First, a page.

What all this does is it continues to cast a pall over the market that some pundits say is holding the market back. But as we have pointed out in the past that with everything possibly coming apart in global geopolitics (UN, Iraq) and the economy on shaky ground (rising price inflation, slow down in spending, falling consumer confidence, continued pressure on employment, rising budget and trade deficits, high debt levels and a slowing economy) the risk is higher for an accident that triggers an even broader stock market sell off. We have also pointed out that Iraq is merely a cover for an economy that is on shaky ground anyway irrespective of an invasion or no invasion. But the Iraq situation is certainly not helping and adds to the anxiety and therefore Iraqnophobia.

Energy and gold stocks are also feeling the uncertainty. While gold ran to $380 it has since corrected down into the $340 area. Oil prices shot to almost $40 before settling back. Natural Gas prices have been in a strong uptrend mainly because of the weather and shortages. Gold and oil stocks have not followed the upward movement in the commodity confusing many. Some believe that gold and oil stocks will fall sharply once an Iraqi invasion begins as they did in 1991 when the Gulf War started and that may be a part of the reason for the uncertainty. Call it another case of Iraqnophobia but in a different way.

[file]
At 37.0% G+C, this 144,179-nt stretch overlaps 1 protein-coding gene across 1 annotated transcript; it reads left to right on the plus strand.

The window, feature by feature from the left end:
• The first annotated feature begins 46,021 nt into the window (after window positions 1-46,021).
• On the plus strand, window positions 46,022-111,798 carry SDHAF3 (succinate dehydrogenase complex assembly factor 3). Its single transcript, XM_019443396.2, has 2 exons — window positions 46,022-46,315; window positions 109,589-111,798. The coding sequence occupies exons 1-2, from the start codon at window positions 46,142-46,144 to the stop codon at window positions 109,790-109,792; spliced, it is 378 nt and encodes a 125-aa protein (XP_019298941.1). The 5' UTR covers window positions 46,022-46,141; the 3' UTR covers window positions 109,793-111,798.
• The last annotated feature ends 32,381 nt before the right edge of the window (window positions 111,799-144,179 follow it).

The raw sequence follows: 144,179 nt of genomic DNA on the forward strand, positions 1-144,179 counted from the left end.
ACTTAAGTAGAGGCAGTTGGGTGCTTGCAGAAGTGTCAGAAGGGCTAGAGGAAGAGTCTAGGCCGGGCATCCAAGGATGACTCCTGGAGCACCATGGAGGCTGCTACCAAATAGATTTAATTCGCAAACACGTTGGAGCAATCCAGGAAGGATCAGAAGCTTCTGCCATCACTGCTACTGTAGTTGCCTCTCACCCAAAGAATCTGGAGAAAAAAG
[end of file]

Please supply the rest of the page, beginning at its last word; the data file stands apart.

But both sectors are in strong uptrends backed by strong fundamentals. With the US Dollar in full retreat both these commodities priced in US$ are major beneficiaries as are all commodities priced in US$. Rising commodity prices are a major reason we are now seeing inflationary pressures. And rising commodity prices have a negative impact on the consumer particularly the sharply rising oil and gas prices. The falling US$ is putting pressure on the already huge trade deficit. Some see the trade deficit soon hitting $600 billion per year. Couple this with the possibility of $400 billion budget deficits and the US could soon have trillion dollar deficits or 10% of the entire economy. These numbers are too huge to dismiss easily.

And gold (and other precious metals such as silver) along with oil and gas are commodities with supply problems as well. War or threat of war in the middle east coupled with no major new discoveries in over 30 years keep the pressure on oil prices irrespective of cold weather. New demands including the probable introduction of the Islamic Gold Dinar in 2004 will keep the demand pressure on gold prices. Silver has been drawing from current supplies for years and unless there is a significant increase in the price of silver coupled with no new production supply shortages for ongoing commercial use will soon be upon us.